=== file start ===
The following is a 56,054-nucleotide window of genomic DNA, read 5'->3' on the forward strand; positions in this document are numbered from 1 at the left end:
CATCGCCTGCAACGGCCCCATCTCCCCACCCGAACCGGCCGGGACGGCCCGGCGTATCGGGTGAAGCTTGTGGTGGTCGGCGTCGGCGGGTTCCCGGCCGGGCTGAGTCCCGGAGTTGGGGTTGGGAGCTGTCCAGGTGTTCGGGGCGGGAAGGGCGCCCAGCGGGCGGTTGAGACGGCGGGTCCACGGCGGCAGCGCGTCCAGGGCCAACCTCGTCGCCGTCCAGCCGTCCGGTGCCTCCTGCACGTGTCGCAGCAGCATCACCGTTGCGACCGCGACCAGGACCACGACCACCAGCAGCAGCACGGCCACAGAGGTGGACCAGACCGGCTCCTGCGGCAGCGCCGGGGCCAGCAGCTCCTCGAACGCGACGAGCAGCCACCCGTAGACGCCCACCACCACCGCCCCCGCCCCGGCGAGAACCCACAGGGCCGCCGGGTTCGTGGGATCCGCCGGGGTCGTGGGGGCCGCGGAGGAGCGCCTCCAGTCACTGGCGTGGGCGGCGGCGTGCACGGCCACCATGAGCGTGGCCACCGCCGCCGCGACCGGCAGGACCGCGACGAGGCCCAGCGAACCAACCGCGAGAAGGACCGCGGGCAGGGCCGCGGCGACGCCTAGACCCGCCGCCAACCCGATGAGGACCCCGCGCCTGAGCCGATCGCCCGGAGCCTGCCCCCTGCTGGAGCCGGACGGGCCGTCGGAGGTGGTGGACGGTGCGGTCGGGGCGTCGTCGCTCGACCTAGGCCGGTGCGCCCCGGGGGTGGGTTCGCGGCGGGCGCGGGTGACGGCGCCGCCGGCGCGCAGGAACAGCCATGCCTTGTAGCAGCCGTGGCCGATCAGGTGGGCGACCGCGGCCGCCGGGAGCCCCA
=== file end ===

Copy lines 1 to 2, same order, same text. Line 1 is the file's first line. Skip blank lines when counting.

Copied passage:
The following is a 56,054-nucleotide window of genomic DNA, read 5'->3' on the forward strand; positions in this document are numbered from 1 at the left end:
CATCGCCTGCAACGGCCCCATCTCCCCACCCGAACCGGCCGGGACGGCCCGGCGTATCGGGTGAAGCTTGTGGTGGTCGGCGTCGGCGGGTTCCCGGCCGGGCTGAGTCCCGGAGTTGGGGTTGGGAGCTGTCCAGGTGTTCGGGGCGGGAAGGGCGCCCAGCGGGCGGTTGAGACGGCGGGTCCACGGCGGCAGCGCGTCCAGGGCCAACCTCGTCGCCGTCCAGCCGTCCGGTGCCTCCTGCACGTGTCGCAGCAGCATCACCGTTGCGACCGCGACCAGGACCACGACCACCAGCAGCAGCACGGCCACAGAGGTGGACCAGACCGGCTCCTGCGGCAGCGCCGGGGCCAGCAGCTCCTCGAACGCGACGAGCAGCCACCCGTAGACGCCCACCACCACCGCCCCCGCCCCGGCGAGAACCCACAGGGCCGCCGGGTTCGTGGGATCCGCCGGGGTCGTGGGGGCCGCGGAGGAGCGCCTCCAGTCACTGGCGTGGGCGGCGGCGTGCACGGCCACCATGAGCGTGGCCACCGCCGCCGCGACCGGCAGGACCGCGACGAGGCCCAGCGAACCAACCGCGAGAAGGACCGCGGGCAGGGCCGCGGCGACGCCTAGACCCGCCGCCAACCCGATGAGGACCCCGCGCCTGAGCCGATCGCCCGGAGCCTGCCCCCTGCTGGAGCCGGACGGGCCGTCGGAGGTGGTGGACGGTGCGGTCGGGGCGTCGTCGCTCGACCTAGGCCGGTGCGCCCCGGGGGTGGGTTCGCGGCGGGCGCGGGTGACGGCGCCGCCGGCGCGCAGGAACAGCCATGCCTTGTAGCAGCCGTGGCCGATCAGGTGGGCGACCGCGGCCGCCGGGAGCCCCA